News Points to Depression

Without any doubt this was a risk off week as the economic statistics this week continued to spell DEPRESSION! Rather than spend pages discussing the horrible economic news, I thought I would paste a copy of the links to major economics headlines from this past week. I would encourage you to go to every day where there are links to the most important economics news. As well, you should go here to read about news for all the companies covered in this letter. I post this material in the mornings for your convenience as well as my own.

Regarding links shown on your left, I would like you to note the one with John Williams, which takes you to my interview with John. In that interview he projected startling but not surprising depression numbers for 

unemployment. But this time, given the massive amount of money that is being printed to try to keep the system from collapse, there is a very real possibility that we are facing a hyperinflation.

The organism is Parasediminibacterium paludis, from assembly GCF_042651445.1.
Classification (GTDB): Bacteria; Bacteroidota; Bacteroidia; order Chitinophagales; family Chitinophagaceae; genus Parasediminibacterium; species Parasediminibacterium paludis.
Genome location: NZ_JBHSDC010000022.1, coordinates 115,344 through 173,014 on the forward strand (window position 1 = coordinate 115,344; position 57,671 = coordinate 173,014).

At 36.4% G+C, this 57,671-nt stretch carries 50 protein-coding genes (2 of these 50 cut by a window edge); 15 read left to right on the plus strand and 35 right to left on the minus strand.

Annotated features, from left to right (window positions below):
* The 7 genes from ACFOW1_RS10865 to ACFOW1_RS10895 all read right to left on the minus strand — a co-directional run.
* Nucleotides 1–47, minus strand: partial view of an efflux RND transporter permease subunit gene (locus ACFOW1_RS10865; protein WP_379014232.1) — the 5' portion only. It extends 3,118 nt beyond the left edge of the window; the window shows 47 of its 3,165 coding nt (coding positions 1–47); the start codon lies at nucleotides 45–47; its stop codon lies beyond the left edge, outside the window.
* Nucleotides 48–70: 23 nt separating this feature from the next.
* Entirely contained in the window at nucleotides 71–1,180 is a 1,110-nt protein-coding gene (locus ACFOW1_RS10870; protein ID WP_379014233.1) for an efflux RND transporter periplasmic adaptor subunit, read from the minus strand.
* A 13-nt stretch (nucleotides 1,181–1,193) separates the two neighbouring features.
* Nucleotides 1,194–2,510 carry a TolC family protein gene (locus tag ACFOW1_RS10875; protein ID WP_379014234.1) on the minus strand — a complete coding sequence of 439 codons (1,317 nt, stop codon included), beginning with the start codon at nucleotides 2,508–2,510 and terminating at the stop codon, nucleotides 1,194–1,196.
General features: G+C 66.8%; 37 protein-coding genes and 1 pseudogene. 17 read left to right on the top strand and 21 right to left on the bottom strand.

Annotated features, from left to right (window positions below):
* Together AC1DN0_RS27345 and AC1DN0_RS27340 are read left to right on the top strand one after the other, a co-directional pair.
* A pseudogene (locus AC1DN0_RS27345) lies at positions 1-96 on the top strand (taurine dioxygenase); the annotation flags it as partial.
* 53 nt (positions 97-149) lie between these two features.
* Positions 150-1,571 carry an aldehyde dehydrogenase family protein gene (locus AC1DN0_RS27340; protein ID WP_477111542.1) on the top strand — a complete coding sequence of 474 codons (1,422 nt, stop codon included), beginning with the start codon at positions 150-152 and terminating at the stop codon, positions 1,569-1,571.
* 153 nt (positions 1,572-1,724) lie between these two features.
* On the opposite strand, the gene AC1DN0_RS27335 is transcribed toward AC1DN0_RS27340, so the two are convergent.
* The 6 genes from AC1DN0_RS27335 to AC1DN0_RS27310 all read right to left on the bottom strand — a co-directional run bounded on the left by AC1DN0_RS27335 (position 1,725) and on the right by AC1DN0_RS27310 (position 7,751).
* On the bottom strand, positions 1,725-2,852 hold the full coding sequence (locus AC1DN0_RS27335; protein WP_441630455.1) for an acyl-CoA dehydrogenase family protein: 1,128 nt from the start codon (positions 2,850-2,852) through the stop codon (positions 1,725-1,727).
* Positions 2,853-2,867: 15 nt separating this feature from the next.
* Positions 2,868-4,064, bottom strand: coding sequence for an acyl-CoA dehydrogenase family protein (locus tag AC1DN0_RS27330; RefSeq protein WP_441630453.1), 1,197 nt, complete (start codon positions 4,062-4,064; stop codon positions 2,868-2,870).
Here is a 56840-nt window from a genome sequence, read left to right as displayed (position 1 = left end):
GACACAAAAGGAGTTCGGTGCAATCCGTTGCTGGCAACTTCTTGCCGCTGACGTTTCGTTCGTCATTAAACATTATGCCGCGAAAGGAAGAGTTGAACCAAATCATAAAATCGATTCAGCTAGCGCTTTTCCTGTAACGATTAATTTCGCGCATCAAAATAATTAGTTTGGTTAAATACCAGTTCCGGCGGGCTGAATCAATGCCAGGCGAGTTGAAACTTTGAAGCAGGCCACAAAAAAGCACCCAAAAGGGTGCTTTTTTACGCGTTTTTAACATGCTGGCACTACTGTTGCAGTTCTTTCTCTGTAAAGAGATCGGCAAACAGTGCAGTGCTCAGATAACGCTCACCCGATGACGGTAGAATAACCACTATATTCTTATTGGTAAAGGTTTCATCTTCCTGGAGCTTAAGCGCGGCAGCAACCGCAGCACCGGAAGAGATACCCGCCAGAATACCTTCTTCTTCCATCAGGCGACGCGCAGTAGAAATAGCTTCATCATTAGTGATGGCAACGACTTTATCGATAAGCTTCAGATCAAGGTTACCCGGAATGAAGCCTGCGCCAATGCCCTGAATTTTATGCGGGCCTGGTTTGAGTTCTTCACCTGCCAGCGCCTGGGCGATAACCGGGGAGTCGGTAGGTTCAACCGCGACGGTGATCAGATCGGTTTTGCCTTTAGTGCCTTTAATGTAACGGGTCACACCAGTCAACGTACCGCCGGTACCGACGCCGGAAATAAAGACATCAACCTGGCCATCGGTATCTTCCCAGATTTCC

The point to realize is that prior to hyper­ inflations, for quite a long time the public is not aware that there is a problem. In America, statistics manipulated to make government look better in managing the economy along with a relatively slow inflationary ramp up has lulled investors to sleep. The middle classes have felt a massive decline in their living standards, which can in large part be explained by the red line in John Williams’s chart shown directly above. That red line is the official government’s inflation rate, which stopped using a fixed basket of items that measured the cost of living for an average family of 4 and started to play with the numbers to generate lower CPI numbers. Tricks like removing housing costs, hedonic pricing, and substitution were tricks that, in addition to losing higher-paying jobs to overseas, led to the impoverishment of Middle America thanks to NAFTA and so-called “free trade” in general. The blue line in the chart above left is the actual cost of living that would be reported had the government used the same methods as prior to 1980. What is most interesting in this chart is how the price of gold has, with some extreme volatility along the way, kept up with the actual cost of living that John reports faithfully in his Shadowstats publication ( John is a strident believer that we are now facing the dollar’s demise and a hyperinflation. Alasdair Macleod agrees and thinks the fiat system won’t last beyond the end of this year. Regarding the chart above right, it shows how volatile gold was during the German hyperinflation. But again, gold held its purchasing power. Keep that in mind as we head into an extremely tumultuous season ahead.   

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